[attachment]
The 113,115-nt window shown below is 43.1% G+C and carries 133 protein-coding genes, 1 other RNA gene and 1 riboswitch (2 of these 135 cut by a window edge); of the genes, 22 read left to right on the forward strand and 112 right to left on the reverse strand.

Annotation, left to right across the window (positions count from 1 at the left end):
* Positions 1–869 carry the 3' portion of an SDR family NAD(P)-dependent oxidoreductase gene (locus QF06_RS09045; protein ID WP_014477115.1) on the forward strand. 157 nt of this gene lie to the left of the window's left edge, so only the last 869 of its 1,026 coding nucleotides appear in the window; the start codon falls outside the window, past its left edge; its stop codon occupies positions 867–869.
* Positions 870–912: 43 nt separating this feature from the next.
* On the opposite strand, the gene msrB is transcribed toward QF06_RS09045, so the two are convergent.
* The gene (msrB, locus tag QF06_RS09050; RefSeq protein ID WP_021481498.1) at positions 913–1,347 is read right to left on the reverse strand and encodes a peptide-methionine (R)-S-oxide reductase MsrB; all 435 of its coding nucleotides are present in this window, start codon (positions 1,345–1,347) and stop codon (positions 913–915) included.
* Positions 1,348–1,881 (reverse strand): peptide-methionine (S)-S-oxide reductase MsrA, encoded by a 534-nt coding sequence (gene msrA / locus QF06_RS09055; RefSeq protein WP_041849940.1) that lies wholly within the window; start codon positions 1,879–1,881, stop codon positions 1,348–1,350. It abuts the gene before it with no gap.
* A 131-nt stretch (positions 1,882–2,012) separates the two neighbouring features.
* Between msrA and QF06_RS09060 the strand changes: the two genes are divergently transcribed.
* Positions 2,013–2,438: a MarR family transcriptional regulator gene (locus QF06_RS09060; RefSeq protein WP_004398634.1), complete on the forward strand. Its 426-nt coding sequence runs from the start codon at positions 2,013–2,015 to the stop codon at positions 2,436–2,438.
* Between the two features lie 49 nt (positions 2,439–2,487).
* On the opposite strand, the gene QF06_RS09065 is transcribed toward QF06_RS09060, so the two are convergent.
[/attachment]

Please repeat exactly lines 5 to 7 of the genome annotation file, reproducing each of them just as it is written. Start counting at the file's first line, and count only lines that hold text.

* On the opposite strand, the gene msrB is transcribed toward QF06_RS09045, so the two are convergent.
* The gene (msrB, locus tag QF06_RS09050; RefSeq protein ID WP_021481498.1) at positions 913–1,347 is read right to left on the reverse strand and encodes a peptide-methionine (R)-S-oxide reductase MsrB; all 435 of its coding nucleotides are present in this window, start codon (positions 1,345–1,347) and stop codon (positions 913–915) included.
* Positions 1,348–1,881 (reverse strand): peptide-methionine (S)-S-oxide reductase MsrA, encoded by a 534-nt coding sequence (gene msrA / locus QF06_RS09055; RefSeq protein WP_041849940.1) that lies wholly within the window; start codon positions 1,879–1,881, stop codon positions 1,348–1,350. It abuts the gene before it with no gap.